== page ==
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  • MenhirMike - Tuesday, December 24, 2019 - link

    This is way above the stuff I work with, but now I want RAMBO Cache on all my stuff.
  • Batmeat - Tuesday, December 24, 2019 - link

    If you’ve skipped to this final page....

    How did he know I would do that?
  • Duncan Macdonald - Tuesday, December 24, 2019 - link

    Given Intel's brilliant(!!!) success in getting its 10nm process to work, I would take the dates with a few megatons of salt!!!
  • repoman27 - Wednesday, December 25, 2019 - link

    Ian, I think your block diagram is a little off. Although the Intel illustrations clearly involve a certain amount of artistic license, I think we can agree that there's an organic package substrate with 8 HBM stacks and 2 transceiver tiles which are connected via EMIB to two larger modules. The modules appear to be a stack with two interposers sandwiched together. The bottom interposer has 8 large chips which are most likely the XeMF dies, as well as several color coded regions representing EMIB zones along with a bunch of vias. The top interposer has the 8 XeHPC chiplets and 4 additional chips which are almost certainly the RAMBO caches, seeing as they look exactly like the depiction of said caches in the other slide. Then there is one giant ball grid connecting the top and bottom layers of the sandwich.

    That looks an awful lot like Co-EMIB to me. The 7nm compute chiplets and SDRAM caches (built on whatever process is the best fit) are bonded directly (Foveros) to a wafer with the memory fabric dies (probably on 14nm) and riddled with TSVs. Those modules then get singulated and plunked onto a substrate with a bunch of EMIBs inserted into it which connect them to each other as well as to the HBM stacks and transceiver tiles.

    Also, this point seems a little harsh: "Transition through DDR3 to DDR4 (and DDR5?) in that time frame". Intel may be way behind on their roadmap, but they made the transition to DDR4 several years ago with Skylake.
  • repoman27 - Wednesday, December 25, 2019 - link

    In fact, Intel may have already shown off a prototype wafer of the modules themselves:

    via Anshel Sag on Twitter:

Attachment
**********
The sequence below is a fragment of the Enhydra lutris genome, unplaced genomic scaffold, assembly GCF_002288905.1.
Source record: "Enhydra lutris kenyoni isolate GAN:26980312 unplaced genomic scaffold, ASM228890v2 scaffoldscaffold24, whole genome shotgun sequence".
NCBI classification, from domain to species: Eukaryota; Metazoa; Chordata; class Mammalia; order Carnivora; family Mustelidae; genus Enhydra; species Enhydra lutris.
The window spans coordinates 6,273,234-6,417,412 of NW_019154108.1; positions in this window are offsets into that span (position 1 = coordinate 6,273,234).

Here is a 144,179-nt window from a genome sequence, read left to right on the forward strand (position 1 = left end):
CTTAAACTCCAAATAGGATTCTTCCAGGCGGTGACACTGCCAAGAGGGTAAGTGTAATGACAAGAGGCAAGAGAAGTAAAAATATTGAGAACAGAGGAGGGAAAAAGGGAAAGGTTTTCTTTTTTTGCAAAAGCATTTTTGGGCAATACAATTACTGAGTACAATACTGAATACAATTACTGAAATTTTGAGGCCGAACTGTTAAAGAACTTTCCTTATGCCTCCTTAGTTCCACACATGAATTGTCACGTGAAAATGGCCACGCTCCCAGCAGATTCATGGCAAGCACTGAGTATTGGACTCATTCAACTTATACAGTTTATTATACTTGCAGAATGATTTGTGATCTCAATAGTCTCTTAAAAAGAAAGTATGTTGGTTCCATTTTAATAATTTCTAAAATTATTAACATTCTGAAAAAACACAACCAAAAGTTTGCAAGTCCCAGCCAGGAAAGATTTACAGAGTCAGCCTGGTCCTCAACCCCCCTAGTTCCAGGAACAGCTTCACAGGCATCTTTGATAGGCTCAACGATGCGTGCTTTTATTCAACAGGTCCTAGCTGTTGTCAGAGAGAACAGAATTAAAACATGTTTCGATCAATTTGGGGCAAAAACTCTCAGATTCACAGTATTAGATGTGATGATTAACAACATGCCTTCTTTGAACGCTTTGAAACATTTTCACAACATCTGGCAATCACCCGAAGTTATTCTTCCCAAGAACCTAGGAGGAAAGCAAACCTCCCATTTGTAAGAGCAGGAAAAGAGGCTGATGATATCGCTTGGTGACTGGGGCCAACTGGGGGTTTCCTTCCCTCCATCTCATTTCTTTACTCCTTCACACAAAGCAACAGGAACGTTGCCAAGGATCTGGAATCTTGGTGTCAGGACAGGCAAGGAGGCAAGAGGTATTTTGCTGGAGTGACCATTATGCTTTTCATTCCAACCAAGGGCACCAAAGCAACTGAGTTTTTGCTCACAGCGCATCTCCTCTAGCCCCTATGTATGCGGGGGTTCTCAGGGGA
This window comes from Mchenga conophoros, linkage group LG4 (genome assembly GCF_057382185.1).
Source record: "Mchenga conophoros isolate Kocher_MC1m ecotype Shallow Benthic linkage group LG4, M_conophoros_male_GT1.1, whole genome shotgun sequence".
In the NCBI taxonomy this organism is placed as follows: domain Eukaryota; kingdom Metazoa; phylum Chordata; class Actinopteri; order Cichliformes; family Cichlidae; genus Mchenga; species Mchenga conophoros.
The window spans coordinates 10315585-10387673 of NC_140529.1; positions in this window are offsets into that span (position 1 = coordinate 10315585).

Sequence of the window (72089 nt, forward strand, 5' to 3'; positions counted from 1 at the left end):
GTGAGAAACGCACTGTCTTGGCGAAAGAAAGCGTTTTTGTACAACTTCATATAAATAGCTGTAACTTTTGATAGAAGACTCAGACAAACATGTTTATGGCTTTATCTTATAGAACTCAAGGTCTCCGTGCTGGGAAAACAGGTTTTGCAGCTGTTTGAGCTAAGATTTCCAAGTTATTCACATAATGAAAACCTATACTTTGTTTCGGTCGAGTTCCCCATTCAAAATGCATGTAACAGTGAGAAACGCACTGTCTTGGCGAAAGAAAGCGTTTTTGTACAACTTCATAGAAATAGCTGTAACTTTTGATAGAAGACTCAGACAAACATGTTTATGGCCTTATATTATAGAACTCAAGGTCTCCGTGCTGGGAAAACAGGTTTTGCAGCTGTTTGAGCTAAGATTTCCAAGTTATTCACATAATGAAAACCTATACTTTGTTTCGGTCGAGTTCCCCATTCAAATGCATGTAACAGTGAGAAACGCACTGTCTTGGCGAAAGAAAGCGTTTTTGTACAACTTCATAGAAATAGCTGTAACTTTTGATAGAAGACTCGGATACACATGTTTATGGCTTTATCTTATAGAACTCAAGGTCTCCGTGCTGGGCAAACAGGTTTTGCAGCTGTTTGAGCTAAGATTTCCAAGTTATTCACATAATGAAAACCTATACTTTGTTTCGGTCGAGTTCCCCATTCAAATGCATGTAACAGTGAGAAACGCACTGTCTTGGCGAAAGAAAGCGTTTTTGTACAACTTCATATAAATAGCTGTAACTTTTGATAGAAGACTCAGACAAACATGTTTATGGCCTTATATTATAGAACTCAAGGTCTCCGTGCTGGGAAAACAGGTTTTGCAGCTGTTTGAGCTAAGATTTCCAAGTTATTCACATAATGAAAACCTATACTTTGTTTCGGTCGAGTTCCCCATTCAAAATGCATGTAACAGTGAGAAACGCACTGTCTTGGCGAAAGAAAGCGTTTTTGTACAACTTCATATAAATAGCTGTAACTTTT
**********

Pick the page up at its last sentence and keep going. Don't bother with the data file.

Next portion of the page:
• thetrashcanisfull - Wednesday, December 25, 2019 - link

    This seems worryingly light on technical details with a lot of bold performance claims. Particularly the architectural stuff

    If Intel really has managed to execute a proper chiplet style GPU with EMIB / chip stacking, that would certainly open the door to major performance uplifts, but they are staying super vague on the underlying architecture and topology. Honestly, this slideware feels reminiscent to 3D XPoint, which, while still a solid technology, was years late and never delivered on the sort of hype it was announced with.

    I'll remain skeptical until we get more details - the advances in packaging and interconnects that Intel is touting could certainly enable improvements on this scale, but Intel's execution over the last decade leaves a lot of room for doubt.
  • smilingcrow - Wednesday, December 25, 2019 - link

    'Intel's execution over the last decade leaves a lot of room for doubt.'

    Decade! I thought they were ahead of the pack generally until Zen 2 was released 18 months ago!
    They have had a terrible 2 years but if you want to look at the last decade the real underachievers surely were AMD.
    The next few years are crucial so we will have to see how things pan out.
  • thetrashcanisfull - Wednesday, December 25, 2019 - link

    Decade may be an exaggeration, but not by much. Look at all of Intel's attempts to break into markets new markets: mobile/cellular, Larrabee/MIC, FPGAs (Altera), 3D XPoint...

    Intel has shown that it can be fairly successful as an incumbent in the server/desktop/laptop CPU market (or at least it could until the 10nm problems) but outside of that Intel has consistently struggled to deliver on anything over the last 8+ years.
  • jabber - Wednesday, December 25, 2019 - link

    Maybe it could be said with AMD struggling they did let off the gas pedal a bit and coasted a while.
  • thetrashcanisfull - Wednesday, December 25, 2019 - link

    I think that's certainly true. Intergenerational improvements post Sandy Bridge were pretty anemic in the consumer market largely since intel refused to put out more than 4 cores on a mainstream platform until coffee lake. In the server/HEDT intel was doing pretty well for a while by virtue of increasing core counts, but the 10nm woes have halted any progress on that front.